Friday, July 23, 2010

Desertion, desolation and deprivation

I'm a terrible Benedictine - I'm always complaining. Usually, as you've probably noticed, it's to do with my apparent homelessness in the Church. I don't think for one minute that I'm alone. Anglo-Catholics in the Anglican Communion have to consider their position very carefully. As Bishop Jarrett has said, there's no point in being precipitous in our actions. Things have been moving very fast in the last thirty years - that does not mean that we should rush our actions until we hear the still, small voice speaking to the Heart of the Church.

There are a lot of confusing factors here.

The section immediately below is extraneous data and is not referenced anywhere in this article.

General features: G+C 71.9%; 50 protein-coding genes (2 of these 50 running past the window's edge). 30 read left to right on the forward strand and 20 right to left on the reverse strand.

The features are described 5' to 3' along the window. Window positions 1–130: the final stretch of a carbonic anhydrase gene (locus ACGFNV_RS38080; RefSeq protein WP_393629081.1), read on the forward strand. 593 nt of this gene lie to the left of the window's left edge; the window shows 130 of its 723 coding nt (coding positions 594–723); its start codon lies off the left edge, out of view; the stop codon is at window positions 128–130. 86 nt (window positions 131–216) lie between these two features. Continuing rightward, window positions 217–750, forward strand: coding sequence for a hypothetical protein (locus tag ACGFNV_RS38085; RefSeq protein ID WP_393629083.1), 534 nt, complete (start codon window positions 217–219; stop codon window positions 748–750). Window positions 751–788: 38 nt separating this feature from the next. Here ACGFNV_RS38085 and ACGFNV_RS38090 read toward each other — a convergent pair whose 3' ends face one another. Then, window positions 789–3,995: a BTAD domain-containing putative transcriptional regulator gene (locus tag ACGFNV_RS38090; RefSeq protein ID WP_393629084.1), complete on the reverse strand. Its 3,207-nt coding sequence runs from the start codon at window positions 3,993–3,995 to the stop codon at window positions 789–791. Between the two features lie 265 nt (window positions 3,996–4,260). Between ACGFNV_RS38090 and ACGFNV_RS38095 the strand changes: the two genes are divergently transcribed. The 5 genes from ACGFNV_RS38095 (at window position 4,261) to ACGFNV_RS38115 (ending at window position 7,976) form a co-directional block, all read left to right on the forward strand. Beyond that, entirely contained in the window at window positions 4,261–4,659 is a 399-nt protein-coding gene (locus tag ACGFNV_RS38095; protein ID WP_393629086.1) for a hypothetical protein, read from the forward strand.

1. What is the Anglican Continuum? Are these groups of schismatics with a tendency to schism among themselves, or are the Continuing Churches better exponents of Anglicanism than has been demonstrated by the infighting of Liberal, Conservative and Anglo-Catholic over the various issues? Is it inevitable that Anglicans schism?
  2. Are the Ordinariates safe for Anglicans? Again, there are lots of arguments both ways here. See my earlier post.
  3. Is the Doctrine of Taint viable? By this I mean, the following reasoning:

    (1) Women cannot be ordained.

    (2) When a bishop attempts to ordain women, he claims that he "ordains" a woman into the same order as he ordains a man.

    (3) If (1) and (2) are true then the orders established by that bishop must be as invalid for the male as for the female.

    (4) From (3), doubt arises about the validity of any sacrament in a jurisdiction which supports W"O".

    (5) From (4), to remain fully Catholic and Apostolic, one cannot be communio in sacris with any jurisdiction which admits W"O".